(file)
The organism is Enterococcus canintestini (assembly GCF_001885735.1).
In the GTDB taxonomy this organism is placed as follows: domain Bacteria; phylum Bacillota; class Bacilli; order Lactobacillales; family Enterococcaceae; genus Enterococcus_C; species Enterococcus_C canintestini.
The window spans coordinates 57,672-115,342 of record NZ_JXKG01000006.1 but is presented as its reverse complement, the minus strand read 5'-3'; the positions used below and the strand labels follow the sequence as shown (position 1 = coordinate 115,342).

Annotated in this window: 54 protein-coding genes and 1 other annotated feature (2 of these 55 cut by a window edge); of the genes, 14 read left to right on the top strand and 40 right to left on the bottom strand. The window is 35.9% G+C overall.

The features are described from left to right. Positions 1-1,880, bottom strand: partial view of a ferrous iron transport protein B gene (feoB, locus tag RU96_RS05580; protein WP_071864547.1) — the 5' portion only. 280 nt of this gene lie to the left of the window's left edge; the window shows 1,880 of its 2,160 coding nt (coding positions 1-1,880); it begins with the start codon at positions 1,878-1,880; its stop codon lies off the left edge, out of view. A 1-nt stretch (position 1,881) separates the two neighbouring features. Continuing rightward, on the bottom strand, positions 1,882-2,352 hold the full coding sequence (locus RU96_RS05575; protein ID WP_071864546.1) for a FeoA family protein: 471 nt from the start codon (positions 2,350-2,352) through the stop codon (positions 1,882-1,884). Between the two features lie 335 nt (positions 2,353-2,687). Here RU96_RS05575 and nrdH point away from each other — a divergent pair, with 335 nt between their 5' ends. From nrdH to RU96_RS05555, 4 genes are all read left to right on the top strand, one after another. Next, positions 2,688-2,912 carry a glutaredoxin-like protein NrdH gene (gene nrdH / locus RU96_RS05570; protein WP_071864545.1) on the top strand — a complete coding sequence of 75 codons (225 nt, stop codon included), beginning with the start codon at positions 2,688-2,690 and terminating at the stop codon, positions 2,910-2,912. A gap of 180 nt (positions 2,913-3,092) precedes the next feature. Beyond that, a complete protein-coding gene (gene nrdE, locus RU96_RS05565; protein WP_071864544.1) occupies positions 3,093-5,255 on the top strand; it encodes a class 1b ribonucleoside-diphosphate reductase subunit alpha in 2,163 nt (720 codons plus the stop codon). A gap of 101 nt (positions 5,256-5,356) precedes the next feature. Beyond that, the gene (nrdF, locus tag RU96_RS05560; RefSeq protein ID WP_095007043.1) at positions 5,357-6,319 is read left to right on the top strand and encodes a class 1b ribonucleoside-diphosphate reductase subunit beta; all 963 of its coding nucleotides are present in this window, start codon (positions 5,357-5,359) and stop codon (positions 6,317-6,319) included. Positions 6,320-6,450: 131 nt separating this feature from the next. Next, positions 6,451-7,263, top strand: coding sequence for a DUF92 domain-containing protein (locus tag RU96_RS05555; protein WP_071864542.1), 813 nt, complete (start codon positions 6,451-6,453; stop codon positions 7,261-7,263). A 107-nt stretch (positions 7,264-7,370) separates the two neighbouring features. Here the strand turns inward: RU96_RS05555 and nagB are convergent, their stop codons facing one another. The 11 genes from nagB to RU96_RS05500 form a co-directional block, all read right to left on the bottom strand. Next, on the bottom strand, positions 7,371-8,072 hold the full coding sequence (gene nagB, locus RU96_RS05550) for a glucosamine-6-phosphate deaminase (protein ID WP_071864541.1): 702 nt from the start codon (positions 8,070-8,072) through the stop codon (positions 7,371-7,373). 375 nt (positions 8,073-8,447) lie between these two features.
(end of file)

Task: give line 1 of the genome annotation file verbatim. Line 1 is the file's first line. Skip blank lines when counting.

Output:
The organism is Enterococcus canintestini (assembly GCF_001885735.1).